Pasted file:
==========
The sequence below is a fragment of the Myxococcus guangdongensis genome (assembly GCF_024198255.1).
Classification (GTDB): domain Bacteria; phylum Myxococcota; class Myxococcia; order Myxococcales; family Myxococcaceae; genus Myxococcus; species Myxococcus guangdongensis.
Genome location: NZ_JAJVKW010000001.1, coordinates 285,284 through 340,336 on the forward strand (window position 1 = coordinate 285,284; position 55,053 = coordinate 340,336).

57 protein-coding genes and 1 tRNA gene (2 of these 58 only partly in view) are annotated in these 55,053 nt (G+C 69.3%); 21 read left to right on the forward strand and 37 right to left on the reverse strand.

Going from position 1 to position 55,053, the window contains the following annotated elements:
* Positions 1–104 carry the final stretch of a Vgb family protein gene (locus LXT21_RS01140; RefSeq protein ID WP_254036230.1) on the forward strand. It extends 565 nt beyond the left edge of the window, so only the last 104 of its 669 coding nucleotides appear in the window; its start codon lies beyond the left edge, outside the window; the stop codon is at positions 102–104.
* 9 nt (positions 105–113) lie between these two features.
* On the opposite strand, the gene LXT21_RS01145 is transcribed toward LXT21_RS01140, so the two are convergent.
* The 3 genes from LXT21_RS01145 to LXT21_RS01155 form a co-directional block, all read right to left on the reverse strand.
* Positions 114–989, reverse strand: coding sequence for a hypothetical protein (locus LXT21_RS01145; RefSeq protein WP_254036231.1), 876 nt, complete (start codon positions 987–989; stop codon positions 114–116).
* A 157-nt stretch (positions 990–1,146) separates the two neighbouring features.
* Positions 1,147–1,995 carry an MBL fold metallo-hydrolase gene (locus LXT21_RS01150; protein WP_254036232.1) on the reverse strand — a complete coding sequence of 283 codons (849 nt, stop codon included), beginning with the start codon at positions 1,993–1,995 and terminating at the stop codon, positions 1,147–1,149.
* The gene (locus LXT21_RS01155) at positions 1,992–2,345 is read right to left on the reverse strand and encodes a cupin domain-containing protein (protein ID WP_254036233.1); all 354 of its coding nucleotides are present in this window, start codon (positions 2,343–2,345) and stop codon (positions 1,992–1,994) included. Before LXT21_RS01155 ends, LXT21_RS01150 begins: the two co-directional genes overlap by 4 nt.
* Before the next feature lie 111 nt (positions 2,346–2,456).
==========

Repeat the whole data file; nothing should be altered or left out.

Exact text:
The sequence below is a fragment of the Myxococcus guangdongensis genome (assembly GCF_024198255.1).
Classification (GTDB): domain Bacteria; phylum Myxococcota; class Myxococcia; order Myxococcales; family Myxococcaceae; genus Myxococcus; species Myxococcus guangdongensis.
Genome location: NZ_JAJVKW010000001.1, coordinates 285,284 through 340,336 on the forward strand (window position 1 = coordinate 285,284; position 55,053 = coordinate 340,336).

57 protein-coding genes and 1 tRNA gene (2 of these 58 only partly in view) are annotated in these 55,053 nt (G+C 69.3%); 21 read left to right on the forward strand and 37 right to left on the reverse strand.

Going from position 1 to position 55,053, the window contains the following annotated elements:
* Positions 1–104 carry the final stretch of a Vgb family protein gene (locus LXT21_RS01140; RefSeq protein ID WP_254036230.1) on the forward strand. It extends 565 nt beyond the left edge of the window, so only the last 104 of its 669 coding nucleotides appear in the window; its start codon lies beyond the left edge, outside the window; the stop codon is at positions 102–104.
* 9 nt (positions 105–113) lie between these two features.
* On the opposite strand, the gene LXT21_RS01145 is transcribed toward LXT21_RS01140, so the two are convergent.
* The 3 genes from LXT21_RS01145 to LXT21_RS01155 form a co-directional block, all read right to left on the reverse strand.
* Positions 114–989, reverse strand: coding sequence for a hypothetical protein (locus LXT21_RS01145; RefSeq protein WP_254036231.1), 876 nt, complete (start codon positions 987–989; stop codon positions 114–116).
* A 157-nt stretch (positions 990–1,146) separates the two neighbouring features.
* Positions 1,147–1,995 carry an MBL fold metallo-hydrolase gene (locus LXT21_RS01150; protein WP_254036232.1) on the reverse strand — a complete coding sequence of 283 codons (849 nt, stop codon included), beginning with the start codon at positions 1,993–1,995 and terminating at the stop codon, positions 1,147–1,149.
* The gene (locus LXT21_RS01155) at positions 1,992–2,345 is read right to left on the reverse strand and encodes a cupin domain-containing protein (protein ID WP_254036233.1); all 354 of its coding nucleotides are present in this window, start codon (positions 2,343–2,345) and stop codon (positions 1,992–1,994) included. Before LXT21_RS01155 ends, LXT21_RS01150 begins: the two co-directional genes overlap by 4 nt.
* Before the next feature lie 111 nt (positions 2,346–2,456).